10. The computer-readable medium of claim 9 , wherein said cool coefficient k is equal to 0.95.

11. The computer-readable medium of claim 9 , wherein, for each temperature t_{i}, n times new assignment function f′ is generated to modify a current assignment function f.

12. The computer-readable medium of claim 7 , wherein said netlist is a tiling netlist of R-Cells and said design is RRAM.

13. A system for mapping a netlist of an integrated circuit to a design, said system comprising:

means for using chaos algorithm to obtain most favorable places in said design for cells from said netlist, said means for using comprising:

means for assuming that a coordinate of said each cell of said netlist is a center of said template; and

means for calculating, on each cycle, a pseudo coordinate of each wire w as a center of coordinates of all pins of said netlist connected to said wire w and cells that have pins connected to said wire w. and a coordinate of each cell c as a center of pseudo coordinates of all wires connected to pins of said cell c,

means for utilizing Kuhn's algorithm to assign each cell of said netlist a cell in a template having a set of predefined cells so that, for said each cell of said netlist, its place in said template is as close as possible to its place obtained by said chaos algorithm; and

means for applying simulating annealing optimization technique to reduce a sum of wire length of said design.

14. The system of claim 13 , wherein said means for applying uses a temperature, said temperature defining a probability of an assignment function modification during a random search for a better assignment.

15. The system of claim 14 , wherein said applying step starts from an initial temperature t_{0}=t_{beg }and proceeds with said temperature being decreased with a cool coefficient k: t_{i}+1=k·t_{i}, 0<k<1, t_{i }being larger than a final temperature t_{fin}.

16. The system of claim 15 , wherein, for each temperature t_{i}, n times new assignment function f′ is generated to modify a current assignment function f.

17. The system of claim 13 , wherein said netlist is a tiling netlist of R-Cells and said design is RRAM.

Description

The present invention generally relates to the field of integrated circuits, particularly to a method and system for mapping a netlist of an integrated circuit to a design.

Platform-based IC (integrated circuit) design is a powerful concept for coping with the increased pressure on time-to-market, design and manufacturing costs encountered in the current IC market. A platform is a large-scale, high-complexity semiconductor device that includes one or more of the following elements: (1) memory; (2) a customizable array of transistors; (3) an IP (intellectual property) block; (4) a processor, e.g., an ESP (embedded standard product); (5) an embedded programmable logic block; and (6) interconnect. RapidChip™ developed by LSI Logic Corp. is an instance of a platform. The basic idea behind the platform-based design is to avoid designing and manufacturing a chip from scratch. Some portion of the chip's architecture is predefined for a specific type of application. Through extensive design reuse, the platform-based design may provide faster time-to-market and reduced design cost.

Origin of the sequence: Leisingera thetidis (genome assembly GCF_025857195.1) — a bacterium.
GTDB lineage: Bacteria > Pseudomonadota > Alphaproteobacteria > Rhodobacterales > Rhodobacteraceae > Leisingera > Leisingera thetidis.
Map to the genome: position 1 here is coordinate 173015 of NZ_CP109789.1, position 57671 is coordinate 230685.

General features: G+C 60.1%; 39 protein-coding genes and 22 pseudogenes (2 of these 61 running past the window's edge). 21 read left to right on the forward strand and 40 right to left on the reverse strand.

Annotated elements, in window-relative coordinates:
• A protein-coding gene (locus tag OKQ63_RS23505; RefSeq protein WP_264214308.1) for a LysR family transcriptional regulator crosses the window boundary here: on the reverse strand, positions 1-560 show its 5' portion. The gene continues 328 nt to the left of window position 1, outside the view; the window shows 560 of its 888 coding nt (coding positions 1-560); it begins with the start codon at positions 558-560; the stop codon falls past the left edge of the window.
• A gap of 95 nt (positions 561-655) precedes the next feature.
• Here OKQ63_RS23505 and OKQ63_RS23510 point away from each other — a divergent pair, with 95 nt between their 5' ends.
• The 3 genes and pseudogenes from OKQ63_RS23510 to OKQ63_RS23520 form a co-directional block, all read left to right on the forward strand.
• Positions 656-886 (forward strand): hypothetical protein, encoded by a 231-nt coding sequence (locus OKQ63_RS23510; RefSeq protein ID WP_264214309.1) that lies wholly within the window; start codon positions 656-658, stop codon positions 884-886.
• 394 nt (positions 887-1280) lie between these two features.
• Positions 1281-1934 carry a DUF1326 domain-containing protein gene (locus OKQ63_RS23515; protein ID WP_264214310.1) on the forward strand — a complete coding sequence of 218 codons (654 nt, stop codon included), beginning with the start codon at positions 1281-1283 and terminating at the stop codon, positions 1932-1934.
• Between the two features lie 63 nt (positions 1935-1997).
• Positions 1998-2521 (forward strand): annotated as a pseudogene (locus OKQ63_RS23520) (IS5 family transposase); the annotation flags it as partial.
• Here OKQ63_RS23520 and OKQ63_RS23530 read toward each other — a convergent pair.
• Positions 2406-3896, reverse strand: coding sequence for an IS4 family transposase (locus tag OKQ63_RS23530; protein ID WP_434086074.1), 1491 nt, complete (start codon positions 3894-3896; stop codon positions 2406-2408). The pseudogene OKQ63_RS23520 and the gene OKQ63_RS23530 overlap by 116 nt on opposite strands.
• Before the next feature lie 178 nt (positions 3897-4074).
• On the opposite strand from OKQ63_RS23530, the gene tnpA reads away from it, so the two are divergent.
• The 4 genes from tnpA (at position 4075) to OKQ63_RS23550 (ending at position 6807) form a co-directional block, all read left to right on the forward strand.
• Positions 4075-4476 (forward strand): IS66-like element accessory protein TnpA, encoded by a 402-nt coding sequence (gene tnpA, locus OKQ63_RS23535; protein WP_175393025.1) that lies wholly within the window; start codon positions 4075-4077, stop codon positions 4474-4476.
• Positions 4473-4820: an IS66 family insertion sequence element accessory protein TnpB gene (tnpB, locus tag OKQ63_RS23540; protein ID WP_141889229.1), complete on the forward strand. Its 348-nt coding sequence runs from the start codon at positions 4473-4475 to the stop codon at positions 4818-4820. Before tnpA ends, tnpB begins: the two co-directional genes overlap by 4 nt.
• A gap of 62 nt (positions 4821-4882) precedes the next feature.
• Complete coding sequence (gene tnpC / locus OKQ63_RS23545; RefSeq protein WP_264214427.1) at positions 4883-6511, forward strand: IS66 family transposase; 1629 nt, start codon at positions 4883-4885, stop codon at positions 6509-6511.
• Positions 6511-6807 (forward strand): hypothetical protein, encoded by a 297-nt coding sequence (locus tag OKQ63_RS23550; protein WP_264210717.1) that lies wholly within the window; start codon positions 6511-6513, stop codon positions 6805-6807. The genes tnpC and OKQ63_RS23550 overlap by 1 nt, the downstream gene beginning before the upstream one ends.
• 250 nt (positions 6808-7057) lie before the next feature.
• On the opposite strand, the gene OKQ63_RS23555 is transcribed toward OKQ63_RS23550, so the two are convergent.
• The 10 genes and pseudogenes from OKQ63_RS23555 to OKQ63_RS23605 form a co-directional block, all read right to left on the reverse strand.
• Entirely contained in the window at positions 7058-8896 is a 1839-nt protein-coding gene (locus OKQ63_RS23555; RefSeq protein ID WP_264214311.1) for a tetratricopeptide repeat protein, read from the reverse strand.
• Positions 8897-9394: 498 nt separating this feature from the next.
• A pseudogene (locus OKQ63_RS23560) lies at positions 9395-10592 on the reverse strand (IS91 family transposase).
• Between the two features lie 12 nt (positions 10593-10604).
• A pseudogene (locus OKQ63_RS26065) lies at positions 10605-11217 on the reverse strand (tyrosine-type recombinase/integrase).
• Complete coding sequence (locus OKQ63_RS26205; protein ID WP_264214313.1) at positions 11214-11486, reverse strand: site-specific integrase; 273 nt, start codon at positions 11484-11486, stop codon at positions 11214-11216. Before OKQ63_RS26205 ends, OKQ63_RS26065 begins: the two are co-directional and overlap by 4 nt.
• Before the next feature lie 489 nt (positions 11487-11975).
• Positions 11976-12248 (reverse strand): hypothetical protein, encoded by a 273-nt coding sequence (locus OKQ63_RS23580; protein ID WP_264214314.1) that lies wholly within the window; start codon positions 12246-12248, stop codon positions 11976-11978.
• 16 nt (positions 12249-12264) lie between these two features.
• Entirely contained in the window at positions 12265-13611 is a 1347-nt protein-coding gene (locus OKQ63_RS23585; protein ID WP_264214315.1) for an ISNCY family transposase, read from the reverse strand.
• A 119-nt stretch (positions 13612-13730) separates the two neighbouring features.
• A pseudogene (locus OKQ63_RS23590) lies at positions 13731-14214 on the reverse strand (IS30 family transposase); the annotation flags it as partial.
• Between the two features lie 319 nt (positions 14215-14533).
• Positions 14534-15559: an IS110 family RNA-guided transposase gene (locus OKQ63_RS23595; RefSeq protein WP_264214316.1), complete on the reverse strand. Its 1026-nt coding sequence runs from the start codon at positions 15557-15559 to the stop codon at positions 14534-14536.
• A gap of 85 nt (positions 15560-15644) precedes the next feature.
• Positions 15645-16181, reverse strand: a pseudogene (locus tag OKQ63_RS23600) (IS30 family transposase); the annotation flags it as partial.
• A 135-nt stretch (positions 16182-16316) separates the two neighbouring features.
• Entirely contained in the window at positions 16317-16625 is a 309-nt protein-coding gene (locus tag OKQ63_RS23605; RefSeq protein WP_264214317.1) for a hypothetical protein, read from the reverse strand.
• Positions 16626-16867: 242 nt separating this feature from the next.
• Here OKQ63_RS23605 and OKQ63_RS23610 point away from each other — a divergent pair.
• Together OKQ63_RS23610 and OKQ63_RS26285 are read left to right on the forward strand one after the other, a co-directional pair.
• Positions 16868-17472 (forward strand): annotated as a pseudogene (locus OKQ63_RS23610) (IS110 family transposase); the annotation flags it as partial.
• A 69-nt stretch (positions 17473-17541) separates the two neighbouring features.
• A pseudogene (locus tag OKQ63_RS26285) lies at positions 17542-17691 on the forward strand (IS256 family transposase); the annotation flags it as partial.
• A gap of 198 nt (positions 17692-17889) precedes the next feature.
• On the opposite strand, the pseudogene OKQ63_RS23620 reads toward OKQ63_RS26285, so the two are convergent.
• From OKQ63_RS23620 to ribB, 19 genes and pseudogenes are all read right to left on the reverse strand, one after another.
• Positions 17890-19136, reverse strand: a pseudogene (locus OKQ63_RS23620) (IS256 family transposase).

Under a platform approach, there are two distinct steps entailed in creating a final end-user product: a prefabrication step and a customization step. In a prefabrication step, a slice is built on a wafer. A slice is a pre-manufactured chip in which all silicon layers have been built, leaving the metal layers or top metal layers to be completed with the customer's unique IP. For example, RapidSlice™ developed by LSI Logic Corp. is an instance of a slice. One or more slices may be built on a single wafer. It is understood that a slice may include one or more bottom metal layers or may include no metal layers at all. In a preferred embodiment of the prefabrication step, portions of the metal layers are pre-specified to implement the pre-defined blocks of the platform and the diffusion processes are carried out in a wafer fab. The base characteristics, in terms of the IP, the processors, the memory, the interconnect, the programmable logic and the customizable transistor array, are all pre-placed in the design and pre-diffused in the slice. However, a slice is still fully decoupled because the customer has not yet introduced the function into the slice. In a customization step, the customer-designed function is merged with the pre-defined blocks and the metal layers (or late-metal components) are laid down, which couple the elements that make up the slice built in the wafer fab, and the customizable transistor array is configured and given its characteristic function. In other embodiments, early-metal steps may be part of the pre-fabricated slice to reduce the time and cost of the customization step, resulting in a platform which is more coupled and specific. It is understood that a prefabrication step and a customization step may be performed in different foundries. For example, a slice may be manufactured in one foundry. Later, in a customization step, the slice may be pulled from inventory and metalized, which gives the slice its final product characteristics in a different foundry.